Electric cars could get cheaper as a crucial component in them drops in price
By Sourced Externally
June 8, 2022
The cost of electric cars could start to fall as the price of a core component in EV batteries is expected to reduce, according to market analysts Credit Suisse.
Lithium is a key component in the batteries that go into electric cars and home energy storage
Lithium prices have been hitting record highs as demand outstrips supply
But now supply is ramping up and this could lead to lower prices for battery manufacturers
Lithium is not only used in EV batteries but also in home solar storage and big batteries.
The market price of the mineral’s raw ore has soared to about $US6,000 ($8,300) a tonne as the shift to renewable energy accelerates at a time when supply is still trying to catch up.
“Prices have gone through the roof,” Credit Suisse head of energy resources research Saul Kavonic told ABC News.
“The scarcity we’re seeing in lithium right now is fundamentally not a good thing.
But now many more lithium mines are being built, including in Australia.
“We’ve seen a lot of new mines being brought into production, incentivised by the high prices,” Mr Karovic said.
And the cumulative effect of all those mines chasing after a boom may just see them get much less for the hard white mineral they dig up.
Credit Suisse is among several firms that have just revised down their price forecasts for lithium as more supply hits the market, and as demand for batteries doesn’t take off as quickly as predicted as key markets like China grapple with a looming economic downturn.
By the end of next year, Credit Suisse now predicts the spot price to dive by half to $US2,500 ($3,470) a tonne.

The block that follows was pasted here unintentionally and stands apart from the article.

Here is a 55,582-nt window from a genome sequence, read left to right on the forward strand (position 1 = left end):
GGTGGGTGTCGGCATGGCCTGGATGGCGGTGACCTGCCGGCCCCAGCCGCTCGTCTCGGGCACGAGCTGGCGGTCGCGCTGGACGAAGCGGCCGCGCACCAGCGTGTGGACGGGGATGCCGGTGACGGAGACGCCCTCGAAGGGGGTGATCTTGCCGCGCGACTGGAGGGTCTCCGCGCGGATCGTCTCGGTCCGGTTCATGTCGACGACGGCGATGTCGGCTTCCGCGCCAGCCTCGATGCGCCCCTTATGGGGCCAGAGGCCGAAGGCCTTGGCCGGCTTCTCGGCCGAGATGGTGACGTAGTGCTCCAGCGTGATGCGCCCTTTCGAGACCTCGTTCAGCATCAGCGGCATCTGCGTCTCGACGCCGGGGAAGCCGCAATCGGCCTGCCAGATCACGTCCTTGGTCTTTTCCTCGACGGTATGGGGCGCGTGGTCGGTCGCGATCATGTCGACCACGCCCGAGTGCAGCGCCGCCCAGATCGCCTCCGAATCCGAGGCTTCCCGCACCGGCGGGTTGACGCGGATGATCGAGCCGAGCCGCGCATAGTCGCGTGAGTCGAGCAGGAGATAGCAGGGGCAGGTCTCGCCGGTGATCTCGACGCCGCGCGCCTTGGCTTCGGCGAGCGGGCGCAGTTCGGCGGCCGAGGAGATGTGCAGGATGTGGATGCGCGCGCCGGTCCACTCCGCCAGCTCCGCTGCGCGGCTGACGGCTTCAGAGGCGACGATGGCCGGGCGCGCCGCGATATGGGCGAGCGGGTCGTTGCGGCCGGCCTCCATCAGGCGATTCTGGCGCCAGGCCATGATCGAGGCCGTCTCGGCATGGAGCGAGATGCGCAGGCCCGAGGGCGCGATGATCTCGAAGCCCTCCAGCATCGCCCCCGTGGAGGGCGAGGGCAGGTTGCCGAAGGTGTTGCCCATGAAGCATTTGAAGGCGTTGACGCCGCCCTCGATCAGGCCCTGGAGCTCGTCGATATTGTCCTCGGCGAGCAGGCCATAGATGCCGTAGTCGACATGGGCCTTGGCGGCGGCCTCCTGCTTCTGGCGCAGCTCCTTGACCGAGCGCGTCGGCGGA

“We actually might see the market return to balance or even a surplus over the next 18 months,” Mr Karovic said.
What does this pose for lithium mine viability?
Credit Suisse is not the only market analyst forecasting a drop in lithium prices.
Last week, lithium miner stocks on the ASX dived as a range of major firms including Bell Potter and Goldman Sachs put out revised forecasts on pricing.
Goldman Sachs is forecasting a “sharp correction” in lithium prices, according to media reports.
Macquarie Group’s forecast is less bullish, with its analysts believing that prices will stay higher for longer due to demand for electric cars still rising. However, it also believes prices for lithium in China have hit a peak.
Declining prices have big ramifications for Australia’s economy, and taxes from mining revenue.
We are already the world’s biggest exporter of lithium and production is expected to triple within four years, according to federal government forecasts from March.
Core Lithium is one of the new mines here under construction.
The ASX-listed company made the call to go ahead with the mine near Darwin at the end of last year, when lithium prices were starting to really take off.
Chief financial officer Simon Iacopetta believes the price drop forecasts by Credit Suisse and Goldman Sachs are overstated.
“We expect the shortfall of supply or new products coming to market to result in a continued strengthening of [prices] for the near term,” Mr Iacopetta said.
However, Mr Iacopetta told ABC News that the mining project’s feasibility was based on a long-term forecast of prices coming down to as low as $1,000 for the spodumene concentrate lithium ore that it sells to market.
“We should be selling into a fairly positive price environment and generating healthy margins,” he said.